BRODER (two paragraphs): Any thought that he might actually help the committee narrow and clarify the truly tough questions it faces in its impeachment hearings quickly went out the window. Asked at the outset if he would simply confirm “that you are the chief law enforcement officer of the United States of America,” he responded: “The president is frequently referred to as the chief law enforcement officer, although nothing in the Constitution specifically designates him as such.”

Not one of the 81 questions--not even those dealing with uncontested facts--received a direct “yes” or “no” answer.

Broder, of course, pulls the same puzzling trick that Lambro had done in the Times. He ridicules Clinton for an unresponsive answer, although he only repeats half of what Clinton has said. He does clean up the committee’s language--in Broder’s world, Clinton was politely asked to “confirm” his status. And it never enters Broder’s mind to wonder why Clinton is being asked about “uncontested facts”--never enters his head that a target being asked puzzling, pointless questions would be well advised to be careful in responding.

But a second Broder was thrown for a loop by Clinton’s two-sentence rejoinder. Visit awhile with John M. Broder, fuming in the Times:

BRODER II (12/1/98): Except for matters of incontrovertible fact--the dates of meetings, the times of telephone calls--Mr. Clinton contested every accusation and disputed every witness against him. He would not even give a simple answer to the question of whether he was the nation’s chief law-enforcement officer, the committee’s very first query.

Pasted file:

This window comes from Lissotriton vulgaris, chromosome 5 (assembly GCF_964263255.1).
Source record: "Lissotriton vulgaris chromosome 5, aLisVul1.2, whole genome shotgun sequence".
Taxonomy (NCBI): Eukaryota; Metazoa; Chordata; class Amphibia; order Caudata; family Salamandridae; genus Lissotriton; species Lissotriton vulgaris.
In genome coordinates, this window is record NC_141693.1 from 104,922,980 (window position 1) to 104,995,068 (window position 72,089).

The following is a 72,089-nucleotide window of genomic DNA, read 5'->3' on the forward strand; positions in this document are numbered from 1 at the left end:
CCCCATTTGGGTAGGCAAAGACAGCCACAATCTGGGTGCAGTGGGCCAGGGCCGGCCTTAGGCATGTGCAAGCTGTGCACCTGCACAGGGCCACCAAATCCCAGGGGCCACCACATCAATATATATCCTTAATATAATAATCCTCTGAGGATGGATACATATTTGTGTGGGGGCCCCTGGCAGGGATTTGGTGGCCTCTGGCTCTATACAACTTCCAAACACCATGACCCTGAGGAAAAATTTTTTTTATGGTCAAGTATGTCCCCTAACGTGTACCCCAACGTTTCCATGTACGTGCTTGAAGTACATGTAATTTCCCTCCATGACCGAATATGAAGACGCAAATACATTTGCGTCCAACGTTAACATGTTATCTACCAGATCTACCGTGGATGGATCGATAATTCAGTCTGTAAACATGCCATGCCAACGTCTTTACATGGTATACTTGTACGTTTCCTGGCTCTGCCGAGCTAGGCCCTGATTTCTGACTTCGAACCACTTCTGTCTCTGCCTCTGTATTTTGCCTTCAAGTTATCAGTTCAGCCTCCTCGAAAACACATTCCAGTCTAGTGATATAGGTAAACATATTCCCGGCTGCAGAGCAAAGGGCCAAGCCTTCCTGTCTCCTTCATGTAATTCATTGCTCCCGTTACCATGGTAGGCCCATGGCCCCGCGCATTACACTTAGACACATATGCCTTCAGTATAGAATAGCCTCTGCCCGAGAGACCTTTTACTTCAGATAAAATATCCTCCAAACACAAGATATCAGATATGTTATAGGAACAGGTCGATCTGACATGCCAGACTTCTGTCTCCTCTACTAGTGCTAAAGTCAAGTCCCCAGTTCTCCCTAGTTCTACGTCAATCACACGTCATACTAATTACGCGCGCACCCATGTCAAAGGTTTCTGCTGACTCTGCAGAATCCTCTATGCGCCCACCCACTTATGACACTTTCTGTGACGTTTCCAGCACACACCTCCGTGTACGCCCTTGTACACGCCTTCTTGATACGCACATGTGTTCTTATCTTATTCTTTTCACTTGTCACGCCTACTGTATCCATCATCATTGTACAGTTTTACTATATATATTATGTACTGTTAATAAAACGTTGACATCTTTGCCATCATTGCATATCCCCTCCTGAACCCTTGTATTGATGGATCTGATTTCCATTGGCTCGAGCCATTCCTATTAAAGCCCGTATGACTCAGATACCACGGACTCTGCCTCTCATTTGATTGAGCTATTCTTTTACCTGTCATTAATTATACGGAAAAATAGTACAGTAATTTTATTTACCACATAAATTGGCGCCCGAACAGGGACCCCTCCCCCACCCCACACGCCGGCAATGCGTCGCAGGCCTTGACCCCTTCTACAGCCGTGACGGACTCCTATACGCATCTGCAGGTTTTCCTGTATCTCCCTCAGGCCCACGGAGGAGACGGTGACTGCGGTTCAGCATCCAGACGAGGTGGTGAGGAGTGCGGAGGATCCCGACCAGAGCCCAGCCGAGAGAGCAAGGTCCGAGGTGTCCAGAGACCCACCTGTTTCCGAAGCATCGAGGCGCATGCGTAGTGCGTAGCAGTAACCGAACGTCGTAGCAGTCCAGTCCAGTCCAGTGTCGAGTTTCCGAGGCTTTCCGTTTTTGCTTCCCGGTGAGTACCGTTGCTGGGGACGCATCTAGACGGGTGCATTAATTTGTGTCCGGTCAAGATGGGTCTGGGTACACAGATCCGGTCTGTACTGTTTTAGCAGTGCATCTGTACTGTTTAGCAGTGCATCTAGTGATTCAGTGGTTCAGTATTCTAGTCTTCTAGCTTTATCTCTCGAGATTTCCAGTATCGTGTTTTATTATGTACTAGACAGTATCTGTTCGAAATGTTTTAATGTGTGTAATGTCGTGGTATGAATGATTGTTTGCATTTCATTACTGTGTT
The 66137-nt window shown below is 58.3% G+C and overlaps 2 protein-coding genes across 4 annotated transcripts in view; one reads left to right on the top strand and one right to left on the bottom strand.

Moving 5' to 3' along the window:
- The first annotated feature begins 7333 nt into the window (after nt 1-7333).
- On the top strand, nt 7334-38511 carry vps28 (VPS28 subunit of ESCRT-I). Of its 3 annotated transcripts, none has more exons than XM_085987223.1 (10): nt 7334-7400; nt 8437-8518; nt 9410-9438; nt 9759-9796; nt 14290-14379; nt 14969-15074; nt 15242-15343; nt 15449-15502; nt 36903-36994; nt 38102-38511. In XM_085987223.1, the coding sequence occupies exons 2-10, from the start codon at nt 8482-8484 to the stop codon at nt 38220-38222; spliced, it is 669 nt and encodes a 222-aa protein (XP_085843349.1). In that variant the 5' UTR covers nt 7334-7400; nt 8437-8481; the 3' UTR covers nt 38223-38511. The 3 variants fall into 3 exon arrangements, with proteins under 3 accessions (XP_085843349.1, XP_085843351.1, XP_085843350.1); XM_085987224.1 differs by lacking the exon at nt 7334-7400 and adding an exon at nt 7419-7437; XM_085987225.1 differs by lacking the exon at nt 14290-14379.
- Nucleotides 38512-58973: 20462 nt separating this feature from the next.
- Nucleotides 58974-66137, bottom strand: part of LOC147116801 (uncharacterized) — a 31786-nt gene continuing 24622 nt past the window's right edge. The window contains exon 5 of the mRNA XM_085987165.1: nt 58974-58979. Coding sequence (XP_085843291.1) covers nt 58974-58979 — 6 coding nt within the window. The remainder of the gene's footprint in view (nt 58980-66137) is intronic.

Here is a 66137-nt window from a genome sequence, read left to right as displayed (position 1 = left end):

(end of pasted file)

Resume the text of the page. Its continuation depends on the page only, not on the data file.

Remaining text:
Again, Clinton’s answer to the question was two sentences long. If this answer is really too complex for Broder, might he not consider a new line of work? And it’s especially odd that Broder II does not understand why Clinton was careful; on the day the 81 answers were first released--before the PunditLine was established--this is what Broder II had to say, right on page one of the Times:

BRODER II (11/28/98): Some of the committee’s questions suggested an intent to elicit answers at variance with those in Mr. Clinton’s previous sworn testimony to help build a perjury case against him.

Really! That might suggest to any defendant a need to be careful in his responses. But by 12/1, the official PunditLine was known, and Broder II was feigning surprise that a target might utter two sentences.

(By the way, please note that Broder II contradicts Broder I’s claim that Clinton refused to give direct answers to matters of uncontested fact. Sometimes even this celebrity lynch mob can’t quite get its story down straight.)

As we’ll see tomorrow, Cal Thomas also turned to Query 1 to show us the horrors that lurk in Vile Clinton, joining USA Today, Lambro, and both the Broders in zeroing in on this troubling issue. And it really helps us see the vacuous depths that can be reached by this celebrity press corps. There are plenty of things that Vile has done that may be relevant to an impeachment proceeding. But this completely accurate, two-sentence answer to an attitude-laced and imprecise question? Writers who waste their time on this are ready for outdoor work.

No, nothing much turns on the absurd waste of time these writers devoted to this pointless matter. But when writers are willing to descend to this level--to waste their time on matters like this--we see again the New Pundit Dictum: every matter, no matter how pointless, must be spun to prove Clinton’s a spinner.

Tomorrow: Cal Thomas came up with a different complaint: Vile Bill can’t remember every word he may once have said to Miss Monica.